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Australian Open winners at New South Wales Golf Club:
Adam Scott (Aus) 2009.
New South Wales (NSW) is one of the most spectacular courses in Australia and it’s one of the toughest tests of golf in the country. If you have been fortunate (or should we say unfortunate) to try and play NSW in any sort of wind, you will certainly know what we mean. It has lost some of its undergrowth with the bushfires that went through the area a few years ago but the panoramic views that have resulted will leave you spellbound.
Initially Dr Alister MacKenzie designed New South Wales in 1926. MacKenzie was responsible for probably the most famed cliff-top ocean course in all of world golf – in the USA – two years after he created the layout here at La Perouse. The NSW course overlooks Botany Bay, where Captain James Cook first sailed in to Australia in 1770. The course was built some 150 years later with the assistance of another famous architect, Eric Apperly, who was largely responsible for the bunkering and ensuring that MacKenzie's vision became a reality.
The tough par three 2nd soon gives you a flavour for the stern test of golf ahead. Each of the four par threes are set in different directions, which means that you will be tested by the wind that will hit you from all directions – just like the great links courses in the British Isles. Whilst not a pure links course, NSW's rugged terrain combined with lightning fast greens demand the very best from a golfer both physically and mentally.
The stretch of holes from the 5th to the 7th is generally considered to be NSW's best. The par five 5th is a cracker with a blind drive over a hill. If the wind is a northerly, a good drive and a wedge will suffice but if it’s a southerly, you may need up to three woods to reach the green.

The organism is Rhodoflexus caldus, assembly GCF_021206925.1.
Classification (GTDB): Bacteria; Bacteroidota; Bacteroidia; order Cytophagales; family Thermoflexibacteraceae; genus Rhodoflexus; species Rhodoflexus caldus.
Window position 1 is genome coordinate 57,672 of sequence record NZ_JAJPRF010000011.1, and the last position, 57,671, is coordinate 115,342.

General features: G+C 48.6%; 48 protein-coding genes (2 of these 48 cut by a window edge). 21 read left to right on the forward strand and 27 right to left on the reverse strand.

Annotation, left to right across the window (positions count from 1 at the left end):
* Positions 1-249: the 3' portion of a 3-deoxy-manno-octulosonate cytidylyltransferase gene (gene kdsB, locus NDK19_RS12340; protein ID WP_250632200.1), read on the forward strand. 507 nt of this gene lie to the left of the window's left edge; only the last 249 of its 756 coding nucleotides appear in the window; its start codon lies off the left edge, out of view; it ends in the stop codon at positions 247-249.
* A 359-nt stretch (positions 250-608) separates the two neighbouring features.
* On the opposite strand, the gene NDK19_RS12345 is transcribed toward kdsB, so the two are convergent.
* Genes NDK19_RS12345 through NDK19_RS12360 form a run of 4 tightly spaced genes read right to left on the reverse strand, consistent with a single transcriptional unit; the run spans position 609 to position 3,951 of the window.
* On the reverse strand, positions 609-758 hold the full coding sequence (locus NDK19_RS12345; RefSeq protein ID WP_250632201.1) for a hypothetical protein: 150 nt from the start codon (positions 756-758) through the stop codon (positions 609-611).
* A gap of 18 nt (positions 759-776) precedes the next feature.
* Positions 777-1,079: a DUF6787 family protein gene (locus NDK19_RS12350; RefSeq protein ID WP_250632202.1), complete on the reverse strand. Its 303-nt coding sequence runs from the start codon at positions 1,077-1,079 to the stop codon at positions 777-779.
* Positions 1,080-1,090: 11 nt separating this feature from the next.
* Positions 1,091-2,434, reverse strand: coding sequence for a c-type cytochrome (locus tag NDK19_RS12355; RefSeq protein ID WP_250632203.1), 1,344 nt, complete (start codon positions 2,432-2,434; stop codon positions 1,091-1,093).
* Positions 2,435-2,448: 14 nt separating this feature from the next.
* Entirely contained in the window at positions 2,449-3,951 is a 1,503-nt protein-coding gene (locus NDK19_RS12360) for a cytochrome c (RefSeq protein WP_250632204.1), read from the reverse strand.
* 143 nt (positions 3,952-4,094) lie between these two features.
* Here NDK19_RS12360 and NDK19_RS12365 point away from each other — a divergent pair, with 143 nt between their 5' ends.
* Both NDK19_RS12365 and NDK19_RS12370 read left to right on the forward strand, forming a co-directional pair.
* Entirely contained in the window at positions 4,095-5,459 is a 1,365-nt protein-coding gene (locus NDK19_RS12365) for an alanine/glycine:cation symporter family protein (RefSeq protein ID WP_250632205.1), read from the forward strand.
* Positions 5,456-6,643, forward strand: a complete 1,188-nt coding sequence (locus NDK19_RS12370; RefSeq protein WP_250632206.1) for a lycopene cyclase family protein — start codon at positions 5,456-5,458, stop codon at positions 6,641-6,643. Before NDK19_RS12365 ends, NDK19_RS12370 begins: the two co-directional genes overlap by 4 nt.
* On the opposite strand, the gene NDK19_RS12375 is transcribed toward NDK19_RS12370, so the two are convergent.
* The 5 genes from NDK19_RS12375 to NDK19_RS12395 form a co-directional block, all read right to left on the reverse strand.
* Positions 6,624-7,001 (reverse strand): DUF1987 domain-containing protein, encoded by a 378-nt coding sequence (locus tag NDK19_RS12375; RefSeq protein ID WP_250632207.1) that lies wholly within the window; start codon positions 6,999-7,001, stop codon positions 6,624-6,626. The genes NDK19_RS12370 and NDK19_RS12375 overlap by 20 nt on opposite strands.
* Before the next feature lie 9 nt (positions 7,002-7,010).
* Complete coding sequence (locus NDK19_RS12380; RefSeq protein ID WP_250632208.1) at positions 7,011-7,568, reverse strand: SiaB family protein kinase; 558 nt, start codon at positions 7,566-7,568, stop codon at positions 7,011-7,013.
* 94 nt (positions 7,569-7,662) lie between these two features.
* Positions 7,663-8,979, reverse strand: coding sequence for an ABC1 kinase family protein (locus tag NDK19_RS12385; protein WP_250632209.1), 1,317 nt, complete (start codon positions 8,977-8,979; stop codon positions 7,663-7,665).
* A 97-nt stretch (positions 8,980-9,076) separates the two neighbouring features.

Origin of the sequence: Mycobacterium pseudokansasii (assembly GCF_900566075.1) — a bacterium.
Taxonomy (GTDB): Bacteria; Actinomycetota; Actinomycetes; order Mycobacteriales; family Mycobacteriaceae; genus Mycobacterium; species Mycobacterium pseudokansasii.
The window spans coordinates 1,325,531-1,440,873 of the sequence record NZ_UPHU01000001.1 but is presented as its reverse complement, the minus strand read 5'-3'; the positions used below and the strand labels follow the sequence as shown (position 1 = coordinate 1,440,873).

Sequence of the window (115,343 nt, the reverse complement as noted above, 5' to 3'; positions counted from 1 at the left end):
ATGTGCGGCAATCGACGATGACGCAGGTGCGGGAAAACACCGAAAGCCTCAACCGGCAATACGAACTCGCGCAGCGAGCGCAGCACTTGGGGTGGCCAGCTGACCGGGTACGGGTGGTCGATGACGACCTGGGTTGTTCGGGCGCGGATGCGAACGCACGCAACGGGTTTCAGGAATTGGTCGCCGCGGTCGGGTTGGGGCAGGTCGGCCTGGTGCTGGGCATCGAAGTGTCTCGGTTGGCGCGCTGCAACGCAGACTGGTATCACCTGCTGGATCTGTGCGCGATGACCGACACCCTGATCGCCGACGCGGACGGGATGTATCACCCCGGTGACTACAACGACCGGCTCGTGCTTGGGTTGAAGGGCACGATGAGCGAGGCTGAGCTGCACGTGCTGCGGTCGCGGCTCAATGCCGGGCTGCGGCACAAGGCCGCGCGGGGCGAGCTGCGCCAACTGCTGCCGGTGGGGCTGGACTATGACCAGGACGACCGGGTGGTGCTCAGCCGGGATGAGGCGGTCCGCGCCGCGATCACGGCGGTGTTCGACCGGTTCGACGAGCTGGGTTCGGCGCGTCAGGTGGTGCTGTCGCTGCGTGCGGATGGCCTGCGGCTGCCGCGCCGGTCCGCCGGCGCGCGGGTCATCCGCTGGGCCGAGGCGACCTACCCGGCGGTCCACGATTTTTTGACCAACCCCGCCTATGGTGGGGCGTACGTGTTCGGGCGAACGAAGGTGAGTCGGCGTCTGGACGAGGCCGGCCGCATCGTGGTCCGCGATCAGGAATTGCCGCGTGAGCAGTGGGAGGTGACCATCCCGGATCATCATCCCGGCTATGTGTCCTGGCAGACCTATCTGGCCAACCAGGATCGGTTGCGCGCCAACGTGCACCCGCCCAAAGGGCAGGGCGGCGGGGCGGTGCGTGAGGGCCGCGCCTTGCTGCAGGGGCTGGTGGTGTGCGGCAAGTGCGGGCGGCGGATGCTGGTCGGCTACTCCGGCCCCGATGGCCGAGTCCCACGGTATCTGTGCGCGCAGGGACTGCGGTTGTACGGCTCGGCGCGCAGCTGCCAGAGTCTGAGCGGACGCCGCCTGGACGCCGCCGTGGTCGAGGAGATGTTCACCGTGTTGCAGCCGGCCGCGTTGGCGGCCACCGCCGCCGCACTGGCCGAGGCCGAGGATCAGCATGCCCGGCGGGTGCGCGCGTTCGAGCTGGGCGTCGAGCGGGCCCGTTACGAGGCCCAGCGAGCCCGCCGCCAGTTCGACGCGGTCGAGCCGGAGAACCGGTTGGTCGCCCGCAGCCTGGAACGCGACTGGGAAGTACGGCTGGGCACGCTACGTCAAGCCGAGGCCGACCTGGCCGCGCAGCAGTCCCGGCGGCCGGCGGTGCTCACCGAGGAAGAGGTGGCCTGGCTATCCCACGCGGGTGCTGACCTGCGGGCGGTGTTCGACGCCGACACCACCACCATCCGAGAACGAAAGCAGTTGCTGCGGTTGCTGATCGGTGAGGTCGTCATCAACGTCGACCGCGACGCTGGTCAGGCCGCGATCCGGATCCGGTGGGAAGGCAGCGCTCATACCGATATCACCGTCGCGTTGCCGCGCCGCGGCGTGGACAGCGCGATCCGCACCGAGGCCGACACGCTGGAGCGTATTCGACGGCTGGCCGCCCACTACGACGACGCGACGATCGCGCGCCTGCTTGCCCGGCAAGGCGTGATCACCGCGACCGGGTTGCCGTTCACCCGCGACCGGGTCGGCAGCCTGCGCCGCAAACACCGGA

We then reach the world famous par three 6th with its back tee located on a rocky outcrop overlooking the wreck of the SS Minmi we soon realise that this hole can definitely wreck your scorecard. Sometimes we need to aim our tee-shot directly into the Pacific Ocean for it to move on the wind to reach the green. Such a shot requires the utmost in commitment, just like almost every shot here at NSW, because this course definitely punishes poor or off-line shots more than most other courses. The drive on the long uphill par four 7th is another that requires pin-point accuracy as the vegetation will capture any off-line shot and this green is one of the more treacherous on the course.
You will struggle to find a better collection of holes anywhere than the last six at New South Wales Golf Club, beginning with four par fours each of different character. The 13th and 14th are classic cliff-top doglegs and the drive through the 'saddle' on the up-hill 15th, along with the blind second shot, will certainly test your resolve - as will the difficult dogleg 16th. The exposed 17th is another fantastic par three where you miss the green at your peril. The closing par five requires three accurate shots and, hopefully, no more than two nervy putts on a wickedly deceptive green to conclude a truly memorable and exacting round of golf where the clubhouse provides the only respite from the elements.
NSW perennially rates in the Top 5 courses in Australia and in the world Top 50. And, whilst it has only hosted a few tournaments in its time, the professionals should consider themselves lucky that they aren't asked to tackle it more often. Some words of wisdom – when you play NSW for the first time, add at least five shots to your handicap before teeing off - you'll certainly have more chance of playing to this higher handicap.
Course description by Kevin Pallier.
Alister MacKenzie was born in England, but his parents were Scottish and the family holidayed every year close to where his father was raised in the traditional Clan MacKenzie lands of Sutherland.